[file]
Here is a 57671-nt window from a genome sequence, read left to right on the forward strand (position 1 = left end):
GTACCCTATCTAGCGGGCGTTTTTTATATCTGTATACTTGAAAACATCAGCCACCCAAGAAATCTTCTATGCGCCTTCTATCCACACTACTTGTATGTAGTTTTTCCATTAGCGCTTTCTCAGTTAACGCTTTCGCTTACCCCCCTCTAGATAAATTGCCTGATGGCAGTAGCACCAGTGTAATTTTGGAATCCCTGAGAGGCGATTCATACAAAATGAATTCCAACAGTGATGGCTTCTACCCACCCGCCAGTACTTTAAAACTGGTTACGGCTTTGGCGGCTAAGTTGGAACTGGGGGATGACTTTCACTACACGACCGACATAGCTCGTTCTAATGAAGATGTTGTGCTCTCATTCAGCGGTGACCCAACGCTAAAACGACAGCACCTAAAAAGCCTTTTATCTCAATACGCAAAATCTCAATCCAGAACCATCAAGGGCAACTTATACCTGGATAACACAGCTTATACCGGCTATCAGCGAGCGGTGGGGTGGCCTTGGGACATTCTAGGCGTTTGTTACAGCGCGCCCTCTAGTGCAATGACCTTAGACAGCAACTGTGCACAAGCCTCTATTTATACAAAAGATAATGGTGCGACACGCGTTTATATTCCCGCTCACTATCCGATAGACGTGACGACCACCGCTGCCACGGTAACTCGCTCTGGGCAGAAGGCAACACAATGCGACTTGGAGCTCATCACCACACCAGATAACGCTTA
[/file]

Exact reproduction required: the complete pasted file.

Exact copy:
Here is a 57671-nt window from a genome sequence, read left to right on the forward strand (position 1 = left end):
GTACCCTATCTAGCGGGCGTTTTTTATATCTGTATACTTGAAAACATCAGCCACCCAAGAAATCTTCTATGCGCCTTCTATCCACACTACTTGTATGTAGTTTTTCCATTAGCGCTTTCTCAGTTAACGCTTTCGCTTACCCCCCTCTAGATAAATTGCCTGATGGCAGTAGCACCAGTGTAATTTTGGAATCCCTGAGAGGCGATTCATACAAAATGAATTCCAACAGTGATGGCTTCTACCCACCCGCCAGTACTTTAAAACTGGTTACGGCTTTGGCGGCTAAGTTGGAACTGGGGGATGACTTTCACTACACGACCGACATAGCTCGTTCTAATGAAGATGTTGTGCTCTCATTCAGCGGTGACCCAACGCTAAAACGACAGCACCTAAAAAGCCTTTTATCTCAATACGCAAAATCTCAATCCAGAACCATCAAGGGCAACTTATACCTGGATAACACAGCTTATACCGGCTATCAGCGAGCGGTGGGGTGGCCTTGGGACATTCTAGGCGTTTGTTACAGCGCGCCCTCTAGTGCAATGACCTTAGACAGCAACTGTGCACAAGCCTCTATTTATACAAAAGATAATGGTGCGACACGCGTTTATATTCCCGCTCACTATCCGATAGACGTGACGACCACCGCTGCCACGGTAACTCGCTCTGGGCAGAAGGCAACACAATGCGACTTGGAGCTCATCACCACACCAGATAACGCTTA